Applied species ID
- Plant identification to meet societal needs
- DNA and chemical identification of traded products
Humans interact with plant species as part of day-to-day life. This includes our food, medicines, clothing, furniture and a range of other products. Knowing which plant species are present in these consumer products is important to determine if they are safe, suitable, being traded legally, or even whether they appropriately priced. However, as the material in consumer products is generally processed in one way or another it can be difficult to identify by appearance alone.
We develop and apply methods to support these societal needs for plant identification. Our primary focus in the use of DNA barcoding for species identification, including authentication of species in horticultural trade, providing evidence to support law enforcement teams working on wildlife crime, and undertaking authentication of herbal medicines and dietary supplements.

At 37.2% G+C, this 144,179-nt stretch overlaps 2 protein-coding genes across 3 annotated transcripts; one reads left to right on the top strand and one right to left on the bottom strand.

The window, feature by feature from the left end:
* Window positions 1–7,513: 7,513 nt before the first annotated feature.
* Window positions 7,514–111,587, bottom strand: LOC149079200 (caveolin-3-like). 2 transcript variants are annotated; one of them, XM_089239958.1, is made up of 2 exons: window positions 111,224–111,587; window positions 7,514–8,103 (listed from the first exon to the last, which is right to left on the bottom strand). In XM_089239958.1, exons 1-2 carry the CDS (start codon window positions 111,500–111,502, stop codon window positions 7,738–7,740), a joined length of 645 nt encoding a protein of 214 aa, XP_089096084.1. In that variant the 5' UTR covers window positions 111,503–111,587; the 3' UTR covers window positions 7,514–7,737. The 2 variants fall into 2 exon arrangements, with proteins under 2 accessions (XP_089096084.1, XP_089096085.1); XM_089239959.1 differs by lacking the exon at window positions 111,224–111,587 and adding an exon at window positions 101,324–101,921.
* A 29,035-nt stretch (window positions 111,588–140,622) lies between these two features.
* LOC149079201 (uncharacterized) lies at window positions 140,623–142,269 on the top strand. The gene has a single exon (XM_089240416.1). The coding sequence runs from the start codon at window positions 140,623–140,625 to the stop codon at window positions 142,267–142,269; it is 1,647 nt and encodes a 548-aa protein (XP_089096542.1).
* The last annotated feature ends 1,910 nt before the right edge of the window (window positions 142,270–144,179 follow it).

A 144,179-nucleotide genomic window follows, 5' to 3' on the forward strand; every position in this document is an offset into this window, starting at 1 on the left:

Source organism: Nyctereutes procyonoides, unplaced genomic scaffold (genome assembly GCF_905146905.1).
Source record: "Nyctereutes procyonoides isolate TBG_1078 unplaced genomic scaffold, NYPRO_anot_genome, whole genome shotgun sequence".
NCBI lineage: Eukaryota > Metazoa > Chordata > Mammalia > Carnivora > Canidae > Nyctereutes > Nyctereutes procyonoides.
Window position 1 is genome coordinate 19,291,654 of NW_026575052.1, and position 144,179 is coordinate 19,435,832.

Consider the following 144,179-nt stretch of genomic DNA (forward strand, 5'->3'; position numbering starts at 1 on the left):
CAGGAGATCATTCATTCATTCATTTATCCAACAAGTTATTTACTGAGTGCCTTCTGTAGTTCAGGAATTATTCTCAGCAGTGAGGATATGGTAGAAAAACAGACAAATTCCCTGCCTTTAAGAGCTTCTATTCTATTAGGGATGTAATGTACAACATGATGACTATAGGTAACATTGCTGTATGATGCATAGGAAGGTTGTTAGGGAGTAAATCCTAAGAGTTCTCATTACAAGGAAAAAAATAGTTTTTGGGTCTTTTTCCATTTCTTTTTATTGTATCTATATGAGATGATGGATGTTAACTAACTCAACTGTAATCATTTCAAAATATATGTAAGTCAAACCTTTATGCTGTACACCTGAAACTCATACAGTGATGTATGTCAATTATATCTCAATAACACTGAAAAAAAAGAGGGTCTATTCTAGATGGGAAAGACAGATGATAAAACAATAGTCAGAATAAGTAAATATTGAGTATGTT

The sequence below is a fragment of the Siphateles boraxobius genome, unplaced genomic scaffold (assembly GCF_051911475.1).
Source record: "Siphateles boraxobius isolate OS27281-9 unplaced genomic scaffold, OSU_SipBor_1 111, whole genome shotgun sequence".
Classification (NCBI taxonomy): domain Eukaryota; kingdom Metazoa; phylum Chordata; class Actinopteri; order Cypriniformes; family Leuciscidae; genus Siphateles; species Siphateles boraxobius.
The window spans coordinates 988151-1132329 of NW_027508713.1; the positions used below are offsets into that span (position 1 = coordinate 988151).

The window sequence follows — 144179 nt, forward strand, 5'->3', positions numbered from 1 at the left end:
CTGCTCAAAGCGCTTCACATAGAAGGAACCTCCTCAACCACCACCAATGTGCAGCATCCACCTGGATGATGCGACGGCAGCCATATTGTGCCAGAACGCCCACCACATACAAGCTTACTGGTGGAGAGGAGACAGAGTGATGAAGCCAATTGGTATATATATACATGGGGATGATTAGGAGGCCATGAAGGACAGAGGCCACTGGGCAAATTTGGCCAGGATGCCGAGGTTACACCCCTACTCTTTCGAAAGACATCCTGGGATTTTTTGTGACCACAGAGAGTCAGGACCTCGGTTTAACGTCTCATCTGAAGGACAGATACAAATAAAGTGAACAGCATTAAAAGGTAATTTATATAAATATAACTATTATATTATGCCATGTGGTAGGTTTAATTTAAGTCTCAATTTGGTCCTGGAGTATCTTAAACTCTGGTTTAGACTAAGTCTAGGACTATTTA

We are also starting work using chemical profiling via mass spectrometry for the identification of timber, to address the global challenge of illegal logging and the illegal timber trade.
Authentication of herbal supplements: Our recent study on two popular herbal supplements (Eleutherococcus senticosus - Siberian ginseng and Rhodiola rosea - roseroot) showed evidence for a substantial level of substitution/mixing of the target medicinal ingredient.
Ruhsam M, Hollingsworth PM (2018) Authentication of Eleutherococcus and Rhodiola herbal supplement products in the United Kingdom. Journal of Pharmaceutical and Biomedical Analysis 149, 403-409. https://www.sciencedirect.com/science/article/abs/pii/S0731708517312499
For more information contact Dr Markus Ruhsam
Good to Know
Species identification can be complex when samples are small, processed or species unknown.
We're using a combination of genetic tools such as DNA barcoding and Next Generation Sequencing to address this challenge